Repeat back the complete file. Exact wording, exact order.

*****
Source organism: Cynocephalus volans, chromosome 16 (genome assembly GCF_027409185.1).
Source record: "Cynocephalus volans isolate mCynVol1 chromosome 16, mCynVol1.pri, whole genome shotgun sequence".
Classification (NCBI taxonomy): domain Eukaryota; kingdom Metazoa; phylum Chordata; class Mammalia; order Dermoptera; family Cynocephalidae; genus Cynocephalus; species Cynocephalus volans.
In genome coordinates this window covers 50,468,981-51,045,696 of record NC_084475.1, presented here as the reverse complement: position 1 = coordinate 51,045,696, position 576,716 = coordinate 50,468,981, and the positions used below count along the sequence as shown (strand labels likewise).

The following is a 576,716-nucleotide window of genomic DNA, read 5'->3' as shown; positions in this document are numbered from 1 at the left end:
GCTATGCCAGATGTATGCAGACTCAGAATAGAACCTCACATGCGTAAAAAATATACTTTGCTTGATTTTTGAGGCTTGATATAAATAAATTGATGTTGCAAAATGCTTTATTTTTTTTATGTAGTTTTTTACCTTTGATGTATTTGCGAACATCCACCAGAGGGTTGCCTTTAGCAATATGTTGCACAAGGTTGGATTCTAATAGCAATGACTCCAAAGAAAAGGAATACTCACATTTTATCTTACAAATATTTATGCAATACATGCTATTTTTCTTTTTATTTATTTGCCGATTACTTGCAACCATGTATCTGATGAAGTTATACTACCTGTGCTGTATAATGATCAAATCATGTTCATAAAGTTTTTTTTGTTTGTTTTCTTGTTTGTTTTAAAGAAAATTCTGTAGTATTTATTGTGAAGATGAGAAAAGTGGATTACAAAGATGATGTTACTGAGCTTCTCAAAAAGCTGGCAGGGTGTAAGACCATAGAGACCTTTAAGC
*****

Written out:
Source organism: Cynocephalus volans, chromosome 16 (genome assembly GCF_027409185.1).
Source record: "Cynocephalus volans isolate mCynVol1 chromosome 16, mCynVol1.pri, whole genome shotgun sequence".
Classification (NCBI taxonomy): domain Eukaryota; kingdom Metazoa; phylum Chordata; class Mammalia; order Dermoptera; family Cynocephalidae; genus Cynocephalus; species Cynocephalus volans.
In genome coordinates this window covers 50,468,981-51,045,696 of record NC_084475.1, presented here as the reverse complement: position 1 = coordinate 51,045,696, position 576,716 = coordinate 50,468,981, and the positions used below count along the sequence as shown (strand labels likewise).

The following is a 576,716-nucleotide window of genomic DNA, read 5'->3' as shown; positions in this document are numbered from 1 at the left end:
GCTATGCCAGATGTATGCAGACTCAGAATAGAACCTCACATGCGTAAAAAATATACTTTGCTTGATTTTTGAGGCTTGATATAAATAAATTGATGTTGCAAAATGCTTTATTTTTTTTATGTAGTTTTTTACCTTTGATGTATTTGCGAACATCCACCAGAGGGTTGCCTTTAGCAATATGTTGCACAAGGTTGGATTCTAATAGCAATGACTCCAAAGAAAAGGAATACTCACATTTTATCTTACAAATATTTATGCAATACATGCTATTTTTCTTTTTATTTATTTGCCGATTACTTGCAACCATGTATCTGATGAAGTTATACTACCTGTGCTGTATAATGATCAAATCATGTTCATAAAGTTTTTTTTGTTTGTTTTCTTGTTTGTTTTAAAGAAAATTCTGTAGTATTTATTGTGAAGATGAGAAAAGTGGATTACAAAGATGATGTTACTGAGCTTCTCAAAAAGCTGGCAGGGTGTAAGACCATAGAGACCTTTAAGC